Making machines more like humans and humans less like machines

Making machines more like humans and humans less like machines

Far from being a declining sector, the rise and rise of contact centres in part reflects the growth of online transactions – and also the increasingly important differentiator that customer care has in defining which product or service is best.

It was therefore with some interest that I read about RBS and its new AI (Artificial Intelligence) system for internal use, called Luvo. This service allows staff at the bank to interrogate a ‘human’ web chat interface, which then returns the answer to their question. How different that is to Google I’m not sure but it’s a bold experiment in trying to make machines more like humans.

There are, however, more tricks that can be adopted to make the automation of customer communication more real. How many times do you contact a service provider for a simple reason only to be asked to give them a round of applause at the end – the ever-present NPS/VOC survey? If you want to be more human then record the fact that the customer has been surveyed within the last three months and don’t survey them again. If you insist, then at the very least vary the question asked. Imagine every time you spoke with your next-door neighbour they asked you to rate the conversation?

It did however give me an idea. When people say rude things in their engagement with automated systems, what you shouldn’t do is say “I’m sorry I don’t understand” or “we couldn’t quite make that out, can you say that again” because that leads to a sweary escalation. Rather accept that the customer is a wee bit upset, let them know someone will contact them. Give them a few minutes to calm down and then use what humans are best at: be nice, calm and sort the problem.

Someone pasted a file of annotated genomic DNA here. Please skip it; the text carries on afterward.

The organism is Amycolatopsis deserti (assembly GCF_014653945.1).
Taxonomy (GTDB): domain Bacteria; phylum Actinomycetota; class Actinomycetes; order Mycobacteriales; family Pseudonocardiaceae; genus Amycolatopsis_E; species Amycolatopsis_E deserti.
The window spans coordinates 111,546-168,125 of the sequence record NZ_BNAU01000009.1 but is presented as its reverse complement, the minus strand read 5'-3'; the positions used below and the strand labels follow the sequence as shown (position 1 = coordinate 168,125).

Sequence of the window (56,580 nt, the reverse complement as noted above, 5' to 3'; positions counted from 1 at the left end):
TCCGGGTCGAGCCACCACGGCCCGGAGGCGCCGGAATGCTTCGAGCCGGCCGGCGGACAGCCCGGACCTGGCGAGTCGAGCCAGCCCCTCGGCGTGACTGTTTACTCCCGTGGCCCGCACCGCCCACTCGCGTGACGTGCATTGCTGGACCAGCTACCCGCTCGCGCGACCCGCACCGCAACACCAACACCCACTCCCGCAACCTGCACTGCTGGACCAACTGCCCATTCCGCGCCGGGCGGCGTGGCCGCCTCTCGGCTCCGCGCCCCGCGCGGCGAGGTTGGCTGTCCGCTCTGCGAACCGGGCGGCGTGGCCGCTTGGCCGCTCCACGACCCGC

In summary, humans best relate to humans. Make sure when automation is adopted it’s only part of the customer journey – used for the simple bit where a chat is not necessary. But make it dialogue not monologue – so people can reply – and then if the words they say or type trigger a profanity thesaurus (I have over 400 words and terms available in mine, if you’re interested!) make sure that the human kicks right back in. This way humans do the human bit, and computers learn a little bit more about being human.

Dr Mark K. Smith
mark.smith@contactengine.com

Founder & CEO